"The reputation that I have is that I have high standards," she said. "In a classroom, we ask students to rise to our expectations. As an administrator, why should I not ask a teacher to do the same thing?"

She points out that as a principal, she has no tenure equivalent for keeping her administrative job. She has a "very high level of accountability" to Superintendent Jim Scales and feels teachers should feel the same.

"It just cannot be a rite of passage," she said. "As an instructional leader, I am responsible for weeding out teachers who are not teacher material."

Clara Sale-Davis, director of the Benwood Initiative for the Public Education Foundation, said when principals have high expectations, their schools start to get a reputation. Her first year as a principal at a high-priority school in Texas, Ms. Sale-Davis had 13 teachers leave the building.

"(At my school), if you were going to be marginal or lousy, you knew to not even apply," she said.

Constant communication

Mrs. Overton is quick to point out that not renewing a new teacher's contract is a last resort.

Eligible teachers receiving tenure


* 2007: 93%

* 2008: 97%

* 2009: 98%

* 2010: 94%


* 2007: 96%

* 2008: 100%

* 2009: 94%

* 2010: 93%

Source: Individual school districts



* 530.4: Average number of teachers in a school district

* 5.6: Average number of teachers in a district who were fired or whose contracts were non-renewed (1.1%)

* 4: Average number of non-tenured teachers who were dismissed (0.8%)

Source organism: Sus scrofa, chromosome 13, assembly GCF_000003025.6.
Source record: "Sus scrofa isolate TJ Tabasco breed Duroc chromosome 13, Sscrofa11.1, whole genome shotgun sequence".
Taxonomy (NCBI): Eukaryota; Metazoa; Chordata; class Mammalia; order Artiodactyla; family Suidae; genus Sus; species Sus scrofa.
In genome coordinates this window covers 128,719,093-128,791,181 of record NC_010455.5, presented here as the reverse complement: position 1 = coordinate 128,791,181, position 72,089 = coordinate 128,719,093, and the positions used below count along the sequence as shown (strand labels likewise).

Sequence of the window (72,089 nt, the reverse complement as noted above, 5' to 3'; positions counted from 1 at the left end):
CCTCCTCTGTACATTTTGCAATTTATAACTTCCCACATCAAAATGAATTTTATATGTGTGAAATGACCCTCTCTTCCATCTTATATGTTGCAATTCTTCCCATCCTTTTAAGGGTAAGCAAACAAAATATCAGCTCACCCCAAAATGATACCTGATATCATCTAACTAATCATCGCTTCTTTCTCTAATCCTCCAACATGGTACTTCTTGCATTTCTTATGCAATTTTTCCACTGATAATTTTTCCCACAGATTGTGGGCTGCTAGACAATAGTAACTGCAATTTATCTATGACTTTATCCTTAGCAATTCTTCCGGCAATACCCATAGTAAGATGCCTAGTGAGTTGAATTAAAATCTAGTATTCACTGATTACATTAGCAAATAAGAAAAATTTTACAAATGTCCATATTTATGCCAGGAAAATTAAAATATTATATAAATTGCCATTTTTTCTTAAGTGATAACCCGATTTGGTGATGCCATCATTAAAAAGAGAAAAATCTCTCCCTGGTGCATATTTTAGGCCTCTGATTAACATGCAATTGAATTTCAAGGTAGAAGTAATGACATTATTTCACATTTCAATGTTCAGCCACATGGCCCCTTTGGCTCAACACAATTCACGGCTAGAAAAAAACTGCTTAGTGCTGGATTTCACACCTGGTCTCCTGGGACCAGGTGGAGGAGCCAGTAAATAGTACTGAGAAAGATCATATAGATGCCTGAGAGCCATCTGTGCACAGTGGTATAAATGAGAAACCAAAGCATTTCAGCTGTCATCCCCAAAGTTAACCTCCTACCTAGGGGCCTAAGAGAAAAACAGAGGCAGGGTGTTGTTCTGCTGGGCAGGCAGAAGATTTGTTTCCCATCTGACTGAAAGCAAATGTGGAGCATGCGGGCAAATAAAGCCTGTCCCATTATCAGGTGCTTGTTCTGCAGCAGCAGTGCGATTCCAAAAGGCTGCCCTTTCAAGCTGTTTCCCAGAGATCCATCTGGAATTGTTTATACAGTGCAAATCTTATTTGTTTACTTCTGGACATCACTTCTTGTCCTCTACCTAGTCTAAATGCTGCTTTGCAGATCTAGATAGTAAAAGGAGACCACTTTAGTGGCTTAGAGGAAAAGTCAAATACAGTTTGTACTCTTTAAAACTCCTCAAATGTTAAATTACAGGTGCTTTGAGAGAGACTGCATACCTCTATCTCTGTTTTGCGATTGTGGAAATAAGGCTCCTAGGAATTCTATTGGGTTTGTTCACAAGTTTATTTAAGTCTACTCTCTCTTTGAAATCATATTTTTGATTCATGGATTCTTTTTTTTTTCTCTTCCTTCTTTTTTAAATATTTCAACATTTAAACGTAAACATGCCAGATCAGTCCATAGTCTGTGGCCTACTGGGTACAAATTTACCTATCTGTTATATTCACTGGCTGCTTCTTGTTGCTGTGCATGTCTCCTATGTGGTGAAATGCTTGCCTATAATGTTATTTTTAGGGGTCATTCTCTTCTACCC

* 1.5: Average number of tenured teachers who were terminated (0.3%)


* 631.4: Average number of teachers in a school district

* 10.2: Average number of teachers in a district who were fired or whose contracts were non-renewed (1.6%)

* 1.6: Average number of non-tenured teachers who were dismissed (0.3%)

* 8.6: Average number of tenured teachers who were terminated (1.4%)

Source: Center for American Progress


Under state law, Tennessee public school teachers may be granted tenure if they:

* Hold a degree from an approved four-year college;

* Hold a valid professional license based on training covering the subjects or grades taught;

* Have completed a probationary period of three school years or not less than 27 months within the last five-year period, the last year to be employed as a regular teacher;

* Are re-employed by a local board of education for service after the probationary period.

No teacher is guaranteed continuity of employment in a particular assignment or school. A superintendent may transfer a teacher from one location to another within the school system, or from one type of work to another for which the teacher is qualified and licensed, when necessary to the efficient operation of the school system. Tenured teachers who move to another system must serve the regular probationary period (three years) in the new system. However, the local board of education may waive this requirement and grant tenure status or shorten the probationary period at the superintendent's recommendation.

Source: Offices of Research and Education Accountability, Tennessee Comptroller of the Treasury


Tennessee's tenure statute lists five causes for the discharge of a tenured employee:

* Incompetence

* Inefficiency

* Insubordination

* Neglect of duty

* Conduct unbecoming a member of the teaching profession

"Working with new teachers is an absolute priority. We are molding their careers," she said.

If a new teacher is struggling, especially in a high-poverty school like Hillcrest, the principal said she will pull out all the stops, including bringing in consultants and mentors and offering professional development.

"You must try every possible intervention in their room," she said. "But if they're still not up to par, or they're non-compliant, then we have to look at non-renewal."